At age 81, Gloria Stein is finally ready for her close-up at the 18th annual MiFo LGBT Film Festival in Miami Beach.
Stein — who lived her first 61 years as South Florida auto wrecker “Butch” — stars in the festival’s centerpiece screening, a documentary titled Uncle Gloria: One Helluva Ride.
“I’ll tell you something,” Stein says. “When I first saw it, it made me cry. That scene when I was talking about [my] kids, it really made me cry.”
Never miss a local story.
Stein hasn’t had contact with her two adult sons in decades, not since Bernard “Butch” Rosichan “got involved with a stolen car ring” in 1966-67.
“They had me with 18 charges,” Stein recalls. “I thought, ‘I’m gone, I’m out of here.’”
Rosichan, divorced after about a decade, relinquished parental rights to his boys to ex-wife, Cookie. “I had given up my kids because I felt at the time I didn’t want these kids growing up thinking of me as a jailbird.”
As it turns out, Rosichan only got probation and moved on with his life. He had relationships with several women — and then the balding Butch began to get in touch with his feminine side.
One morning in 1997, Rosichan looked into a mirror and said out loud, “I don’t believe this. I’ll be a son of bitch! I am Gloria!”
Gloria Stein refined her look by observing women at Neiman Marcus in Bal Harbour Shops, undergoing hormone therapy, cosmetic surgery and, eventually, gender reassignment surgery, according to her nephew Steven Shulman’s website, MyUncleGloria.com.
“How can a guy who used to be the way I was — tough guy — look like this and be like this?” Stein says about her now-glamorous appearance. “Even today, it blows my mind.”
About 2002, Stein met Dan Friedman, a trans man who grew up in Miami as Debra.
“I love him but Jesus Christ, he can be a pain in the ass,” Stein says. “Dan is so afraid that somebody is going to say, ‘Oh, you used to be a girl? I didn’t know that.’ Today, who gives a rat’s ass?”
Stein — who at one time identified as a trans lesbian — says she’s most surprised she ended up with a masculine partner like Friedman, now 62.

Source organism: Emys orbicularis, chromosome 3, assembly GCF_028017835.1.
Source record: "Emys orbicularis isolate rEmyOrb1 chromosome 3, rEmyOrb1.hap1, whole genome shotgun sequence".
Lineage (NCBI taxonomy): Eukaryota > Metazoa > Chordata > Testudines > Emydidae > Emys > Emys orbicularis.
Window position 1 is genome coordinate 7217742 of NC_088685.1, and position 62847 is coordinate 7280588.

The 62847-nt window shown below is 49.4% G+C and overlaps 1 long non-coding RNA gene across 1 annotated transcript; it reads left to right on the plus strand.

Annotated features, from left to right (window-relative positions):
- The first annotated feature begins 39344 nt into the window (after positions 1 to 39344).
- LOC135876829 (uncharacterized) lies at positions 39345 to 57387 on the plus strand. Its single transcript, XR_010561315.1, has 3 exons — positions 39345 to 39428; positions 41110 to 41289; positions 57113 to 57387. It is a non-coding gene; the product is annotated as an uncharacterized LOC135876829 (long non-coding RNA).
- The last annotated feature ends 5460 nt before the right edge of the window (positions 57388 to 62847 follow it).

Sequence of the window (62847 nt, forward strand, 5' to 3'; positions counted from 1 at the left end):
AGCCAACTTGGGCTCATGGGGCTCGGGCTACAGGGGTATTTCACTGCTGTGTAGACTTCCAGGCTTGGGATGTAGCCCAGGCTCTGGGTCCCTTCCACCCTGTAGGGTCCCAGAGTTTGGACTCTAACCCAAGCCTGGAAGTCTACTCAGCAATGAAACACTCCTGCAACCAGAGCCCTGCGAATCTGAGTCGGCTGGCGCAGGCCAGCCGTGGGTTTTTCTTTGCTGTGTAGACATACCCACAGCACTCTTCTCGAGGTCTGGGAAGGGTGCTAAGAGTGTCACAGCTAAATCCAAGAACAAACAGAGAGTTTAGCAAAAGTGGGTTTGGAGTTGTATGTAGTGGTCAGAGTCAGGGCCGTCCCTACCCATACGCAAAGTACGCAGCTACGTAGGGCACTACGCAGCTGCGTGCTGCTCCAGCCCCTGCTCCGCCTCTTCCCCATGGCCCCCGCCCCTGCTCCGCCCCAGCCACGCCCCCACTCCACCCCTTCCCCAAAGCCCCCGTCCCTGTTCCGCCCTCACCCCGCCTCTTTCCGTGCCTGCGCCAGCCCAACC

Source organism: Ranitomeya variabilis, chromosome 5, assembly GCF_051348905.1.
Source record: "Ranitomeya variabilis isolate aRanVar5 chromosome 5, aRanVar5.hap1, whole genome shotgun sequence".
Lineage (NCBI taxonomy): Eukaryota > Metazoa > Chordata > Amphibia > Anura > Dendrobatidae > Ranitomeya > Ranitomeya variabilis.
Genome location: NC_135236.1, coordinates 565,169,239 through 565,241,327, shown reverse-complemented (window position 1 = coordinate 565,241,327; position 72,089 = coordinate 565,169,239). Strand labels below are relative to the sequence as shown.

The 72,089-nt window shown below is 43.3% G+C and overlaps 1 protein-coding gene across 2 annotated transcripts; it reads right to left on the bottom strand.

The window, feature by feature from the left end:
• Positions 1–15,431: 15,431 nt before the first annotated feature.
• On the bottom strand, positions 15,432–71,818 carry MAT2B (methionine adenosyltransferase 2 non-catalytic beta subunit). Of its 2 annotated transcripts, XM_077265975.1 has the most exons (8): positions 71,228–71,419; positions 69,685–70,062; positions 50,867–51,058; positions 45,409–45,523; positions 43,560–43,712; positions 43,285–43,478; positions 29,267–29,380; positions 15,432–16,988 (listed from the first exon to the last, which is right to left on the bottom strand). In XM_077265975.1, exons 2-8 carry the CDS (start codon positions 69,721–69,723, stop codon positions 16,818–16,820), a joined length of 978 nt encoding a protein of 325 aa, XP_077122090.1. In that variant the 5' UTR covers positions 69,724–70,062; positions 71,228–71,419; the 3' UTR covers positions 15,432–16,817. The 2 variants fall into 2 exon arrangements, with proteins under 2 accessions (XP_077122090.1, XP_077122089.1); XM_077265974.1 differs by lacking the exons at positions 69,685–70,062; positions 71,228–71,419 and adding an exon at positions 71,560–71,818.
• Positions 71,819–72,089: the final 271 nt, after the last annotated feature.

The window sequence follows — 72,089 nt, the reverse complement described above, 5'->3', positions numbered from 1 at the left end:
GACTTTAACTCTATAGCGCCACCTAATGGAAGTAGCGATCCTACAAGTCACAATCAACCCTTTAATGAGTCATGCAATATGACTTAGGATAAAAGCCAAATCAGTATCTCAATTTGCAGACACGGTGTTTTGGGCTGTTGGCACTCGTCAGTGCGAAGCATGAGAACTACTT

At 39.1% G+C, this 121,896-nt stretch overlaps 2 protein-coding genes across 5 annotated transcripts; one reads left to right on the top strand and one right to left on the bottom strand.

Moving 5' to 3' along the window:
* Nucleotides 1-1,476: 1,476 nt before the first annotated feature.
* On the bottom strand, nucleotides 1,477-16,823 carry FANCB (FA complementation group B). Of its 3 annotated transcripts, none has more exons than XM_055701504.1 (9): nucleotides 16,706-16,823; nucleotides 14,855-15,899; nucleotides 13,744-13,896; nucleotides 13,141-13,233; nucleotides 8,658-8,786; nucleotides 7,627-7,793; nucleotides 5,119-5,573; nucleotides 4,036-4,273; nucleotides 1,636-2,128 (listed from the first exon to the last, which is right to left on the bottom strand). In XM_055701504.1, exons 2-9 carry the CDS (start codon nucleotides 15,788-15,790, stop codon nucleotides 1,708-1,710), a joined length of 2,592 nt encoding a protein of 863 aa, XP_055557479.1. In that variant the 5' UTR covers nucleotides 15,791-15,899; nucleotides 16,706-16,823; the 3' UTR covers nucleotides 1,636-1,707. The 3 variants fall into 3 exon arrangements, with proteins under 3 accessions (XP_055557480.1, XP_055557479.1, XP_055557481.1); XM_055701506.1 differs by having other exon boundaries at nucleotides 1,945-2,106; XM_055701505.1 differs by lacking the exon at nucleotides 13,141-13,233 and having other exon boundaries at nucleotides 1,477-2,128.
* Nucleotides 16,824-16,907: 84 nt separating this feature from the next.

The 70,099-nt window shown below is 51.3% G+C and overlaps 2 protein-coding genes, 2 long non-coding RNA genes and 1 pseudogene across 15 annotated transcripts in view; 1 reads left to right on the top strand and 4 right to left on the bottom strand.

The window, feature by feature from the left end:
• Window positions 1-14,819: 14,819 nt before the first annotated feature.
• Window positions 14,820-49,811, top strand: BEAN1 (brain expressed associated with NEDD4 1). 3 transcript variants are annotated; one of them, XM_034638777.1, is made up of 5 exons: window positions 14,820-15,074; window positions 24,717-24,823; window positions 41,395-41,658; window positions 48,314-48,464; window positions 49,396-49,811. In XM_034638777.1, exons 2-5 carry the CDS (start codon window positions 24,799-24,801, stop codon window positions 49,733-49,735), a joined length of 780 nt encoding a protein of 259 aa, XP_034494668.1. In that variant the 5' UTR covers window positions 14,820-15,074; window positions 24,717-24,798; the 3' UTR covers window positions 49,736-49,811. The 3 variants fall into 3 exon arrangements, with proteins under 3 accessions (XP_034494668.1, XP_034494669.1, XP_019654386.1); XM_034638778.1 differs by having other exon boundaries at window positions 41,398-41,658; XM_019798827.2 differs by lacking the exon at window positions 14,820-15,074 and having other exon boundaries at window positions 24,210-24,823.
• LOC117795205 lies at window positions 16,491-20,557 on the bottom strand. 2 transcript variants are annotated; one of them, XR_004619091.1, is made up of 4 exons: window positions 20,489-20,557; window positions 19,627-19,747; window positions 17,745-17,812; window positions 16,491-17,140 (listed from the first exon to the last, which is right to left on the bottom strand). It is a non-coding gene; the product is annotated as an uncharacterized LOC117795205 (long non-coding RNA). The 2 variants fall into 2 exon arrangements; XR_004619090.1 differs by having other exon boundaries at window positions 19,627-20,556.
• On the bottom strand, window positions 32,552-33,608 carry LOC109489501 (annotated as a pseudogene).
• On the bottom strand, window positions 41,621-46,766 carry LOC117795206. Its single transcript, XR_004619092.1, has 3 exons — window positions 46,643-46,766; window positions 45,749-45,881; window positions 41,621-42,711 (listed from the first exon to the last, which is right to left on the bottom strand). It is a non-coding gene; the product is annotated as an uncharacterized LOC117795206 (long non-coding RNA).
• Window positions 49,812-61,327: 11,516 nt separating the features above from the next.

“If somebody were to tell me many years ago that I would end up with somebody like Dan, I’d say you were out of your cotton-picking mind. I wanted a woman who looked like me — a lipstick lesbian,” she says. “I wanted someone who looked as good as me.”
Stein says she “can’t believe Dan and I are a couple. And it’s been 14 years now.”
“Do I love Dan? I don’t know. But I like Dan and Dan likes me. We’ve had more fun together for 14 years than others have had in 30.”
Stein has become a well-known Broward Democratic activist and poll worker. “I love early voting. I kibitz with people, I talk to people.”
At this point, Stein says she wants no contact with her ex-wife or middle-aged sons Kyle and Gary.
“I am quite sure that Kyle has heard about his father becoming a mother or whatever. As far as reaching out, I doubt it. After all these years, they probably feel the way I feel. There are three sides to every story,” she says. “I haven’t seen or heard from Cookie in a thousand years. She used to know me as a macho guy, now I’m a feminine woman. In this case, two and two don’t make four, they make five.”
Stein says it took two years to ready Uncle Gloria for release, partly because of a falling out over the film with her nephew.
Now she worries that in the face of reality TV shows like I Am Jazz (starring Broward trans teen Jazz Jennings) and the similarly titled I Am Cait (Caitlyn Jenner), the market for these stories is saturated.
“Who cares about this movie about another transgender person? Even two years ago, this wouldn’t have made such an impact,” Stein says. “But this story is funny, hilarious. And sad. And it did bring families together. But on the other hand, now we’re not talking anymore.”
Stein and Uncle Gloria director Robyn Symon plan to attend Wednesday’s 7 p.m. screening at Regal Cinemas South Beach.
The star has even postponed hip surgery so she won’t miss her hometown premiere.
“I’m afraid to wear high heels,” Stein says. “But the rest of me will be there in my glory.”
MiFo Executive Director Victor Gimenez of Miami says that because of its leading lady, Uncle Gloria is unlike any transgender documentary he’s seen.
“She’s a character,” Gimenez says. “My takeaway from this documentary: This shit only happens in Florida.”
MiFo LGBT Film Festival
▪ What: 2016 MiFo LGBT Film Festival, 18th annual Miami edition
▪ When: April 22 to May 1
▪ Theaters: Regal Cinemas South Beach, 1120 Lincoln Rd.; Colony Theatre, 1040 Lincoln Rd.; Miami Beach Cinematheque, 1130 Washington Ave.; Wolfsonian at FIU, 1001 Washington Ave.
▪ Events: 10 p.m. Friday, Opening Night at Miami Beach Golf Club, 2301 Alton Rd.; 9 p.m. Wednesday, Centerpiece Celebration, Wolfsonian First Floor, 1001 Washington Ave.; 10:30 p.m. Friday, High Heel Party, Miami Beach Woman’s Club, 2401 Pine Tree Dr.; 9:30 p.m Saturday, April 30, Closing Night, Albion Hotel, 1650 James Ave.; Noon Sunday, May 1, Awards Brunch, Biltmore Hotel, 1200 Anastasia Ave.
▪ MiFo’s Fort Lauderdale festival runs Oct. 7-16. For more information, including film details, showtimes and ticket prices: http://mifofilm.com